Steve Barnes' World of Happiness

Craig Federighi on digital privacy.

More conferences are online this year, and the 10th Annual European Data Protection & Privacy Conference picked this American guest well.

To an Apple fan, much of this speech is repeat material (with the feeling of, "oh, Bernie Sanders thinks health care is a right? I wasn't sure"). Of course, health care is best regarded as a right, and Craig advocates users' privacy is equally so. In this speech, he does it with Jobsian-sounding common sense and efficiency, dipping into technical concepts only when needed.

Among those concepts are a recollection of Safari's pioneering blocking of third-party cookies, its recent advent of Intelligent Tracking Prevention in browsers, and the assertion that App Store apps will soon gain something similar – and could face expulsion for misbehaving. Craig also mentions that Apple has called for a GDPR-like digital privacy law in the United States, which I hadn't heard. (I can't say I think the dump truck's worth of "we use cookies" banners is a proud consequence, but I have the feeling Apple's proposition will reveal a better way.)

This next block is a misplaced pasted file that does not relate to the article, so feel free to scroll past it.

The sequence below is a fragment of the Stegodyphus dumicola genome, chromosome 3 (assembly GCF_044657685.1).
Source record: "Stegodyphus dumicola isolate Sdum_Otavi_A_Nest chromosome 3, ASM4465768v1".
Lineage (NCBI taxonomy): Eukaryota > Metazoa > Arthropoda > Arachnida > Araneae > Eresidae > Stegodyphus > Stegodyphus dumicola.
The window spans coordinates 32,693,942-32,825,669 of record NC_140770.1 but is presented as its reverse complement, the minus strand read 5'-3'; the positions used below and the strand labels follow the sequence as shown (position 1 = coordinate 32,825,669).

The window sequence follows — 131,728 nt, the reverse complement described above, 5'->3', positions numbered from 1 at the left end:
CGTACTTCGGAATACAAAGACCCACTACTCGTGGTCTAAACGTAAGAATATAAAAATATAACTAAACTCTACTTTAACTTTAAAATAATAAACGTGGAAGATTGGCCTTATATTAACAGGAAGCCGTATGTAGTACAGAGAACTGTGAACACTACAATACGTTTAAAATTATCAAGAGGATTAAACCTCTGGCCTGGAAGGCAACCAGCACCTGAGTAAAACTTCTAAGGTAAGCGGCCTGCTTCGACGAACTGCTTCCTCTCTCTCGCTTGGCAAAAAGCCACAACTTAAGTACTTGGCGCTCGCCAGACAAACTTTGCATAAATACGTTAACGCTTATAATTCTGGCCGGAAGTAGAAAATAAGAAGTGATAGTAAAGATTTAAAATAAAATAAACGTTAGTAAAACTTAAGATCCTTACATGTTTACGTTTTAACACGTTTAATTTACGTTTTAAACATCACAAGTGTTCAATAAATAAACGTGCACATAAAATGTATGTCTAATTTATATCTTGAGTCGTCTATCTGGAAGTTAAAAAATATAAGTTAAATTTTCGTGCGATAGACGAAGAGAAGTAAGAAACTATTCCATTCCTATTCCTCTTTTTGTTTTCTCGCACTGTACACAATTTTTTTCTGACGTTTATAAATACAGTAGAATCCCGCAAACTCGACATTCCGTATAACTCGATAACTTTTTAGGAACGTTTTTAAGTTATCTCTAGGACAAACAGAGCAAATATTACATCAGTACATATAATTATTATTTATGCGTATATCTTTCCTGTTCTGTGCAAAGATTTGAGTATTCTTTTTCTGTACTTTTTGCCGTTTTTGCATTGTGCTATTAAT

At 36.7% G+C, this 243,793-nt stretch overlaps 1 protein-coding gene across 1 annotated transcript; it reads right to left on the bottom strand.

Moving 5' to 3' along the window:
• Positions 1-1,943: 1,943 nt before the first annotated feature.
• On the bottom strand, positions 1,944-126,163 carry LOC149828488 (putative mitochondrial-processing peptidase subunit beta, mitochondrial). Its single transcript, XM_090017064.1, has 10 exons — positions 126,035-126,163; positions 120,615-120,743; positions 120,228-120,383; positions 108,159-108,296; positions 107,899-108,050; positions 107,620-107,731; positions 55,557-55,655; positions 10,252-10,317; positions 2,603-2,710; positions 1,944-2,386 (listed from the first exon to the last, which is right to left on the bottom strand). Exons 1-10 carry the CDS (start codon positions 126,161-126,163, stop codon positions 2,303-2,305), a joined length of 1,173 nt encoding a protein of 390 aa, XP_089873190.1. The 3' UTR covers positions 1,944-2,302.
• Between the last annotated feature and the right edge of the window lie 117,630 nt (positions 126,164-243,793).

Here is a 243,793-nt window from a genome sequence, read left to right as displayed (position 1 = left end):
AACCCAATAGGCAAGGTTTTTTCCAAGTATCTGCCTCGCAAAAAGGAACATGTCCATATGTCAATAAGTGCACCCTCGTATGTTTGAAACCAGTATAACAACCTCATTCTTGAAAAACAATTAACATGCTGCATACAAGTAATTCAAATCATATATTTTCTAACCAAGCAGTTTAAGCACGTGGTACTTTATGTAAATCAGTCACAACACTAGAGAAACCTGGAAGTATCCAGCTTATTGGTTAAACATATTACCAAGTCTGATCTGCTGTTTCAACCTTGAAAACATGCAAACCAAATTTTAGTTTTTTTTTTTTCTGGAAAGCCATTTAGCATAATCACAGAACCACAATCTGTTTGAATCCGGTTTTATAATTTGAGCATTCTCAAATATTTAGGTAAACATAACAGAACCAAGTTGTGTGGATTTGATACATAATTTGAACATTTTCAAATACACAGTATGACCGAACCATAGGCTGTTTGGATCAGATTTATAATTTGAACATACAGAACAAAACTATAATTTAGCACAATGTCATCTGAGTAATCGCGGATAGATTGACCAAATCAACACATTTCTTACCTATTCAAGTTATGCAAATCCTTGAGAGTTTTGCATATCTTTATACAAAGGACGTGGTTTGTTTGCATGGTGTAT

I write about this because I think it's important. It's great to enrich yourself by learning a little about encryption or whatever – but fostering an attitude of entitlement to privacy generally can influence software companies' choices, which could help shape the future like a gardener helps shape a plant. It seems analogous to Carl Sagan's feeling that a healthy democracy's citizens should understand the basic principles of science, such that the elite and government appointees aren't the only ones with a clear view on their own choices, their consequences, and their accountability.

Last decade, with the evolving web was at its least secure and most abusable, there seemed an attitude that privacy was eroding and the mature response was resignation or adaptation. Apple really has "thought different" about this from the beginning, starting with Steve Jobs. I'm not sure I'd be typing this myself if they hadn't. If they could inspire me to adjust my outlook, I think most people today can help inspire each other.